After a sweeps that CBS president and CEO Leslie Moonves characterized as
"perhaps the craziest in show-business history," Fox claimed its first
18-through-49 win in its history, toppling NBC from its 18-through-49 perch for
the first time since February 2000.
The final score: Fox 5.6, NBC 4.8.
CBS will take third in the demo with a 4.2, fueled by the strength of the
Grammys and last Monday night, and ABC will come in fourth with a 4.0.
Fox also won sweeps in adults 18 through 34 by two ratings points and in
teens 12 through 17 by 2.5 ratings points.
"This shows a great deal of network strength, fueled by Joe Millionaire
and American Idol," said Sandy Grushow, chairman of Fox Television
Entertainment Group. "Fox is the only network with two big hits on its schedule.
Both series were incredibly saleable and incredibly profitable."
Joe Millionaire finished its seven-episode run as the top show among
viewers 18 through 49 with household incomes greater than $75,000 annually,
Grushow said, and American Idol finished fifth and seventh in that
Even though he was surely biting his nails behind the scenes, NBC
Entertainment president Jeff Zucker was gracious, congratulating Fox executives
on the victory and saying they did a "brilliant job."
Strong competition on two Thursdays from ABC and CBS, combined with Fox
reality juggernauts Joe Millionaire and American Idol on Monday,
Tuesday and Wednesday nights, forced NBC into second place in adults 18 through
49, the key demographic NBC is used to winning handily.
Going forward, NBC is making two scheduling changes for March.
Starting March 21, NBC will move Wednesday-night 8 p.m. drama Ed
to Fridays at 9 p.m. for its last three episodes of the season.
The move is an attempt to protect the show from the strength of American
Idol at 8:30 p.m., Zucker said.
Since November, Ed has declined in adults 18 through 49 by almost 30
percent, and it is flat year-to-year.
The Search for the Most Talented Kid in America will premiere at 8 p.m.
Friday, March 21, leading into Ed, and run for four weeks.
Zucker seemed disappointed in the performance of midseason drama Mister
Sterling, which airs Fridays at 8 p.m.
"It's improved on Providence's performance by a tenth of a ratings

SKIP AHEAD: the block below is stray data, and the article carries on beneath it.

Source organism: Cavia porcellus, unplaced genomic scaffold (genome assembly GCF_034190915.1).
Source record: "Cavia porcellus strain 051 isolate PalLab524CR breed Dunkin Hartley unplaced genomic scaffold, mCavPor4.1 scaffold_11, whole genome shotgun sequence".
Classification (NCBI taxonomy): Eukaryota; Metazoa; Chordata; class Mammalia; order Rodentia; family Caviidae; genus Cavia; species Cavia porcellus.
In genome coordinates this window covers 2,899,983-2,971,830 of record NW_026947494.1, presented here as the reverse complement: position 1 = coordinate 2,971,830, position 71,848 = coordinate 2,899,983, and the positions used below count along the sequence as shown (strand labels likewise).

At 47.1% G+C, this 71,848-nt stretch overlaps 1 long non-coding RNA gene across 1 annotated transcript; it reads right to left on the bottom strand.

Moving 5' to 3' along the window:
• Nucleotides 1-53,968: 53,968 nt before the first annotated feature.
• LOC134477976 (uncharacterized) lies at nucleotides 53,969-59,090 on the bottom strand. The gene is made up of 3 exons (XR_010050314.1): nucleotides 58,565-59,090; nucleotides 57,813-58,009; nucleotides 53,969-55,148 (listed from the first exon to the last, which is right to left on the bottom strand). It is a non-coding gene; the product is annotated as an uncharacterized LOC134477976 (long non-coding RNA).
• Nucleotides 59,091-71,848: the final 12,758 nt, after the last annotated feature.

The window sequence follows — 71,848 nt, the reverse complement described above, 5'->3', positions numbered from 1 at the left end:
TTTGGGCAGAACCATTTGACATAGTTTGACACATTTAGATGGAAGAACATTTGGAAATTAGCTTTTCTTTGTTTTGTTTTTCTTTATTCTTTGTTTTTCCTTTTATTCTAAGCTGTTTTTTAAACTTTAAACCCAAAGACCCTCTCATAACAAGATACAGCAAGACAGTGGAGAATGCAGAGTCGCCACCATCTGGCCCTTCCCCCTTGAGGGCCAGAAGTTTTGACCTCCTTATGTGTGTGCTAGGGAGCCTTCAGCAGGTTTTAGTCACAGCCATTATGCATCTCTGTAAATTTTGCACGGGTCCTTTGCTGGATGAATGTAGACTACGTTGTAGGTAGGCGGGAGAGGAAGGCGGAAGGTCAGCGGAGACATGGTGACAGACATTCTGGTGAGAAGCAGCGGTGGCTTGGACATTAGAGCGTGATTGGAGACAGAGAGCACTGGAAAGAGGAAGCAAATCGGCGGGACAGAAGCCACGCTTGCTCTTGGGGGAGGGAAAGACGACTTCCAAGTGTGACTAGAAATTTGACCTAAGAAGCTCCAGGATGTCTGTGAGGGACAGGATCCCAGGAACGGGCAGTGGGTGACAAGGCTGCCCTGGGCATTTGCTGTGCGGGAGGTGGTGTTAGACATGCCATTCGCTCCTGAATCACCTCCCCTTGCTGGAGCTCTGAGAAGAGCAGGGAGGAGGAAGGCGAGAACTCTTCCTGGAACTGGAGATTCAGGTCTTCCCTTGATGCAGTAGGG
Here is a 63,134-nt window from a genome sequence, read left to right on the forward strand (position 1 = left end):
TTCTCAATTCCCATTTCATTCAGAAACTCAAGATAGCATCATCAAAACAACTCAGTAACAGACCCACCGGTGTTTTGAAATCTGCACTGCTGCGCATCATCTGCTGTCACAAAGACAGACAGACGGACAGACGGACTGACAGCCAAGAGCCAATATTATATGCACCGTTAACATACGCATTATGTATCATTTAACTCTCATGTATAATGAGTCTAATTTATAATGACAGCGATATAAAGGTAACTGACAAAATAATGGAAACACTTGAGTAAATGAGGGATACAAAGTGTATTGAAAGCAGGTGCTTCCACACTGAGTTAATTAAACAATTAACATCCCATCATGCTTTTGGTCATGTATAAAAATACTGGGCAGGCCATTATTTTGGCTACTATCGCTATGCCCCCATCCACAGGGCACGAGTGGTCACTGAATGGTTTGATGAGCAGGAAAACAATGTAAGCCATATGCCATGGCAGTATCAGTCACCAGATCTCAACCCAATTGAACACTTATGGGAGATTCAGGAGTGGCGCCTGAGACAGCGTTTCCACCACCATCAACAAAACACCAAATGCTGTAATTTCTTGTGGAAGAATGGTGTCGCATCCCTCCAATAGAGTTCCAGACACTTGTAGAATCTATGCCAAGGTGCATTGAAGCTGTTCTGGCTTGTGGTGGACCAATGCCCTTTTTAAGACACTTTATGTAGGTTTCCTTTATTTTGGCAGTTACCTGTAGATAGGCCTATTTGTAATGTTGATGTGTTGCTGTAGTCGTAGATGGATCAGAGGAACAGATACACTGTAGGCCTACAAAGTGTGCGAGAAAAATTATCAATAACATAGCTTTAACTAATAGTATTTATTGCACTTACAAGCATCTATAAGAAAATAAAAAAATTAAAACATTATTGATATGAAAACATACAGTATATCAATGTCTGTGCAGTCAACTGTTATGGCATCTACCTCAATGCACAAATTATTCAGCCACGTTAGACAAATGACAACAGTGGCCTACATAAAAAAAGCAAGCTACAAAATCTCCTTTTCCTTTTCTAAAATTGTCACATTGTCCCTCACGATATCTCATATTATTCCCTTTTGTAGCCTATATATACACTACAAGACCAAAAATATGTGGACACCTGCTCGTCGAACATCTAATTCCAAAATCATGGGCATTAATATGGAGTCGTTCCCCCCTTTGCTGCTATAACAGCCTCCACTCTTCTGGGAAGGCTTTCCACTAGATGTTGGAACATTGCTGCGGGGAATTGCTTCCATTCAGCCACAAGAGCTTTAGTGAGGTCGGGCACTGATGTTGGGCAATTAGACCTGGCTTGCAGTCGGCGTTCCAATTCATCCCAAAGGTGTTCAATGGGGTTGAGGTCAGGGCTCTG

points, so we've traded Providence for Providence. If I wanted to
do that, I would have just stayed with Providence," he said.
And while Zucker said he was happy with the performance of miniseries
Kingpin, he added that he made a mistake scheduling the show on Sundays
"If I could do it again, I would run it on six Sundays," he said. "It's a very
strong contender to return next fall," he added, with a decision likely to come
before the upfronts in May.
Kingpin won the time period in four of the six nights it aired, and on
all three Sundays, Zucker said.
Although ABC took fourth in the sweeps, down from its second-place finish in
November, the network was encouraged by its 30 percent improvement in adults 18
through 49 over its sweeps performance last year, said Lloyd Braun, chairman of
ABC Entertainment Television Group.
The network is also up 28 percent in adults 18 through 34 and 31 percent in
"We are in the middle of what is turning out to be a very successful season
for ABC," Braun said. "We are very pleased as to the progress we've made this
year, although we recognize that there is still a ton of work left to do."
That work starts on Thursday night, which has depressed the network's ratings
results across the entire schedule.
Although reality series Are You Hot? has been disparaged by critics,
the show has improved its Thursday 9 p.m. time slot by 130 percent over what ABC
was airing there in November.
That spot will remain a reality wheel for the foreseeable future, ABC
Entertainment president Susan Lyne said.
Lyne also said ABC will return 10 of its scripted shows: Alias, 8
Simple Rules for Dating My Teenage Daughter, According to Jim, Life with Bonnie, Less Than
Perfect, George Lopez, My Wife and Kids, America's Funniest
Home Videos, The Bachelor 4 and NYPD Blue, which ABC renewed
earlier this year.
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